LIBYA ................................................................................................................................ 231
LITHUANIA ....................................................................................................................... 236
MACEDONIA ..................................................................................................................... 236
MADAGASCAR .................................................................................................................. 238
MALAWI ............................................................................................................................ 239
MALAYSIA ......................................................................................................................... 240
MALDIVES ......................................................................................................................... 242
MALI ................................................................................................................................. 243
MALTA .............................................................................................................................. 245
MAURITANIA .................................................................................................................... 247
MEXICO ............................................................................................................................ 249
MOLDOVA ......................................................................................................................... 253
MONGOLIA ....................................................................................................................... 254
MONTENEGRO ................................................................................................................. 255
MOROCCO / WESTERN SAHARA ....................................................................................... 256
MOZAMBIQUE .................................................................................................................. 260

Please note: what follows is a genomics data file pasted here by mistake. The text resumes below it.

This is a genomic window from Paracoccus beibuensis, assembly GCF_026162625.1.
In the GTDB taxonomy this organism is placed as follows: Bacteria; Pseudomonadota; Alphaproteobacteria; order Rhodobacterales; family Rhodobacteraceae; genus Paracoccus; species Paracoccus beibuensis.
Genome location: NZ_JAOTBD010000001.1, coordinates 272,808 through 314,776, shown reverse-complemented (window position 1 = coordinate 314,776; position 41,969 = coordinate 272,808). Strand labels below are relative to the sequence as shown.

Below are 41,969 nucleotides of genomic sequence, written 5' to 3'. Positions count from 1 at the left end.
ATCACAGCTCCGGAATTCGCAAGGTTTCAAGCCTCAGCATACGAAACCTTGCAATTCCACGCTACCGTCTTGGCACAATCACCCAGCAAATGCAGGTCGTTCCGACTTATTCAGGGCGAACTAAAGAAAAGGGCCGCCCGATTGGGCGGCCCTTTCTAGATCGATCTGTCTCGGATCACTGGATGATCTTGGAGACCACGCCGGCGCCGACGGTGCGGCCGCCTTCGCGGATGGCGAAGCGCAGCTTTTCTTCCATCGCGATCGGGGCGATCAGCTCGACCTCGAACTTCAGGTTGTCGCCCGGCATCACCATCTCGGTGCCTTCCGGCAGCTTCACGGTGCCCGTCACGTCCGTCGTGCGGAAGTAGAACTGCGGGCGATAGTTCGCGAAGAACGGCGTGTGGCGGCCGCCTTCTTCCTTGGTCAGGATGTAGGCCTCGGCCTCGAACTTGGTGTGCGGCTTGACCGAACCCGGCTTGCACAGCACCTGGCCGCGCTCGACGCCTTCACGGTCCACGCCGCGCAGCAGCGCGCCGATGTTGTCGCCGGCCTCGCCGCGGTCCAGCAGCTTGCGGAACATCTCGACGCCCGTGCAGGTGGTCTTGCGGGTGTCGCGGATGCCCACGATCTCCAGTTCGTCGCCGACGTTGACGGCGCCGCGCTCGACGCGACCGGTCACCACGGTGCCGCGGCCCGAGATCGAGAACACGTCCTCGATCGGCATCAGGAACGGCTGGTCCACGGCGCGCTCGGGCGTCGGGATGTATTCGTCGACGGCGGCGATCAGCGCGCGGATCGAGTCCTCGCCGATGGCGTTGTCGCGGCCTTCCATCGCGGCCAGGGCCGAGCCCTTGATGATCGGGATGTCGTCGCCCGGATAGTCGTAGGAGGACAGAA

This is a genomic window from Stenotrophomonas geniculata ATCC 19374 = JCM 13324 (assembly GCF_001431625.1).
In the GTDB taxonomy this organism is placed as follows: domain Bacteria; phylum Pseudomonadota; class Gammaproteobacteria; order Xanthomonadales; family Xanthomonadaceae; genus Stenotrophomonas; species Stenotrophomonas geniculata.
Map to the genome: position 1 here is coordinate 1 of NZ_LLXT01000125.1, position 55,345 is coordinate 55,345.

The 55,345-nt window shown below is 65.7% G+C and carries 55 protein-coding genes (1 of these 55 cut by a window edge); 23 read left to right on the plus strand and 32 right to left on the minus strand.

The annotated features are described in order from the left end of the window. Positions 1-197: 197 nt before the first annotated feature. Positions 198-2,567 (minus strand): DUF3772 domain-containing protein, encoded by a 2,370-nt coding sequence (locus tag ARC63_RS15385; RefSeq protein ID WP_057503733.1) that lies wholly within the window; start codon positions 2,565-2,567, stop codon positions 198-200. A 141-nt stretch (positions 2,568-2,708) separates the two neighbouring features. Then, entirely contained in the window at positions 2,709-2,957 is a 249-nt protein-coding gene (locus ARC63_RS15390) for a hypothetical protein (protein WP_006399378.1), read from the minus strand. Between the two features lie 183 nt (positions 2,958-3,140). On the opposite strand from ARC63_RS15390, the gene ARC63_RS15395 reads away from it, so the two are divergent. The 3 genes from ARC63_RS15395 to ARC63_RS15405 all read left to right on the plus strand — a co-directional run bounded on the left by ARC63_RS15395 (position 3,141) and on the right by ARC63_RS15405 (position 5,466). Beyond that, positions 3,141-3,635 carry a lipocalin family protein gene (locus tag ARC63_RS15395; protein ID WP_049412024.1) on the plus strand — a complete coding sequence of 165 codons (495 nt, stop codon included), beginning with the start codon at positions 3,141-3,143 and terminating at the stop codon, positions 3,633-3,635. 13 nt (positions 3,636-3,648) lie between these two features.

MYANMAR ........................................................................................................................ 261
NAMIBIA ........................................................................................................................... 265
NAURU ............................................................................................................................. 266
NEPAL .............................................................................................................................. 267
NETHERLANDS ................................................................................................................ 269
NEW ZEALAND ................................................................................................................. 270
NICARAGUA ..................................................................................................................... 271
NIGER ............................................................................................................................... 272
NIGERIA ........................................................................................................................... 274
NORWAY .......................................................................................................................... 278